Seng, another Shady Lady alumnus, agrees. “Five years ago when Shady Lady opened, customers didn’t know about cocktails,” he says. “Shady Lady really taught this town how to drink.” In addition to Tucker and Seng, Shady Lady veterans now tend bar at (or own) establishments including Red Rabbit, Hock Farm and Ella, and the bar was also a launching point for a number of bartenders who then headed to San Francisco bars such as Rickhouse.
The Shady Lady has many of the now-common speakeasy-style design elements: pressed-tin ceilings, red patterned wallpaper and risqué vintage photos (as well as a painting by Seng). But the venue is not hidden through a secret door, nor is it filled with tiny alcoves—instead, Shady Lady is open and inviting, with a central square bar jutting out from the back wall. The cocktail menu is classics-heavy, with drinks such as the Blood and Sand and the Corpse Reviver #2, but Sacramento’s contemporary side is also represented with drinks like the Blood Moon—with Aperol, Fernet-Branca, falernum and grapefruit.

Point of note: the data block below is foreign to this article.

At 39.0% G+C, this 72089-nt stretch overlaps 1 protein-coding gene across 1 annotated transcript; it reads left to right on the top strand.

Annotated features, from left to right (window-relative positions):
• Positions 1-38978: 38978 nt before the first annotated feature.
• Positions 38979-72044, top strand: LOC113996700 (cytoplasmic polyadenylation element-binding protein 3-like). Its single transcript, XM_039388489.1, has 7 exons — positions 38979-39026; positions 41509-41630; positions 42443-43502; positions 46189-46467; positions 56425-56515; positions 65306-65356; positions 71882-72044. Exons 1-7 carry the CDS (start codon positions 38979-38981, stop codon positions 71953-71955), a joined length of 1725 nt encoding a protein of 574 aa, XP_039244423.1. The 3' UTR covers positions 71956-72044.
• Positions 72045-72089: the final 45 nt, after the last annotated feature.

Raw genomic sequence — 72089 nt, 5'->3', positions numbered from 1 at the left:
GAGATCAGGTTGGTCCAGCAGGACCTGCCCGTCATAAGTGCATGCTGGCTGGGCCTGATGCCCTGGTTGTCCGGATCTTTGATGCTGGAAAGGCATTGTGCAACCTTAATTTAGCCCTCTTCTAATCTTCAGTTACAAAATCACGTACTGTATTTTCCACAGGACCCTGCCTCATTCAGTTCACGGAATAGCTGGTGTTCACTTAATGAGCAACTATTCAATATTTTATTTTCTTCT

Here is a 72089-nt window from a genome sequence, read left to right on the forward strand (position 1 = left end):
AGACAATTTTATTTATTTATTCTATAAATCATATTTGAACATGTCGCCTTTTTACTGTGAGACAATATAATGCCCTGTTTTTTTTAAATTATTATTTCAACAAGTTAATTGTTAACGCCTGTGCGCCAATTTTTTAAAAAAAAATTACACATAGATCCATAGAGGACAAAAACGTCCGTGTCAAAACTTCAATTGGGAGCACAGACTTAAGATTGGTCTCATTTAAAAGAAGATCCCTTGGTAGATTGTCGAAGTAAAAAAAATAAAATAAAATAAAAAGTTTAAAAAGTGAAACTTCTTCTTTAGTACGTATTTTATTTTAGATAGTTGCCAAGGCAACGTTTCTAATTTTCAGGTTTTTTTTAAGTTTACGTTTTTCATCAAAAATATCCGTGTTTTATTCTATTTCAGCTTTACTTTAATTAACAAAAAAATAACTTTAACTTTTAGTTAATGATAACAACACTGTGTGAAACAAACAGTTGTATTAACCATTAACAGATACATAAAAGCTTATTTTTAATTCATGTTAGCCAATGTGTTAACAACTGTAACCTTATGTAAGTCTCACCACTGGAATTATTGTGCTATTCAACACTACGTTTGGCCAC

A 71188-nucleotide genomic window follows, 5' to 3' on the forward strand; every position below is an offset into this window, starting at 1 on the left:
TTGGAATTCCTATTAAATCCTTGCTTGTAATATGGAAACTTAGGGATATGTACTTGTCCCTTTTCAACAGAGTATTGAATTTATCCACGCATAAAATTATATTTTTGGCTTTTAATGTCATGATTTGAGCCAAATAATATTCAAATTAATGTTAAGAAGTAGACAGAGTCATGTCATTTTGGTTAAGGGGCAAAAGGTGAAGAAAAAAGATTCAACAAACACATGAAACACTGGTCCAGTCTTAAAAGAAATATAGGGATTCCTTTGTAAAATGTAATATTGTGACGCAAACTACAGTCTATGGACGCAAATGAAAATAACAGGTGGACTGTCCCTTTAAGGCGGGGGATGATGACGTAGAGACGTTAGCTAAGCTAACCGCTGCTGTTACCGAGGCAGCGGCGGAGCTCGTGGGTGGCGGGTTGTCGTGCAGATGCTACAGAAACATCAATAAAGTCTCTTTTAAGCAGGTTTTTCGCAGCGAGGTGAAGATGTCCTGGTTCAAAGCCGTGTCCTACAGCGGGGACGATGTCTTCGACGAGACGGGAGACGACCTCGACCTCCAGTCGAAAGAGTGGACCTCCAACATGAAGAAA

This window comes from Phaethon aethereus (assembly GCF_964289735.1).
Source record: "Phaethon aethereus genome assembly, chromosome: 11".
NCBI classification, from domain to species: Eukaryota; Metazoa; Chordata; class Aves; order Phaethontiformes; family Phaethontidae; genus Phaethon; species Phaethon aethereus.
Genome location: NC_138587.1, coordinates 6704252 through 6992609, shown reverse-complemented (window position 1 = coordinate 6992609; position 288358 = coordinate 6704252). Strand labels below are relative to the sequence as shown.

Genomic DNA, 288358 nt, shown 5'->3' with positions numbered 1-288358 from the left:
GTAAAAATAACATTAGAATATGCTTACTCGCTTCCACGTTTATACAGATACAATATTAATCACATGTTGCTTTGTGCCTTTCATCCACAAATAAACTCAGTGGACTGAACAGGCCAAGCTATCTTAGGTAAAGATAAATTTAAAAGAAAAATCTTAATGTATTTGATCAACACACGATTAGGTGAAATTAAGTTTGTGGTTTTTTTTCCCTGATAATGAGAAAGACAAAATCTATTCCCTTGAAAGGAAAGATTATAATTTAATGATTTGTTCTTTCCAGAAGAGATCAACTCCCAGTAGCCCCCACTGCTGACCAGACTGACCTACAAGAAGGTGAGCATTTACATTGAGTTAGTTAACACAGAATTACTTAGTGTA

Even though the Shady Lady is no longer alone in Sacramento as a destination for quality cocktails, it remains central to the city’s drinks culture. “It’s still woven into the fabric of the cocktail scene here,” says Tucker. “Shady Lady has done so much to expose the masses to craft cocktails that it allows us to go further.”
Just as a handful of bartenders helped Sacramento’s cocktail culture take root and spread, the city’s coffee community may have started small, but is now going strong. “Sacramento is a hidden gem of the coffee world,” says Lucky Rodrigues, co-founder and partner of Insight Coffee Roasters. Rodrigues says that over the past five years, Sacramento’s coffee scene has exploded, and there are now a number of companies sourcing, roasting and brewing great coffee, with multiple locations. “We’re finding a lot of very educated coffee drinkers here, and a lot of people who are very supportive of young independent businesses,” he says.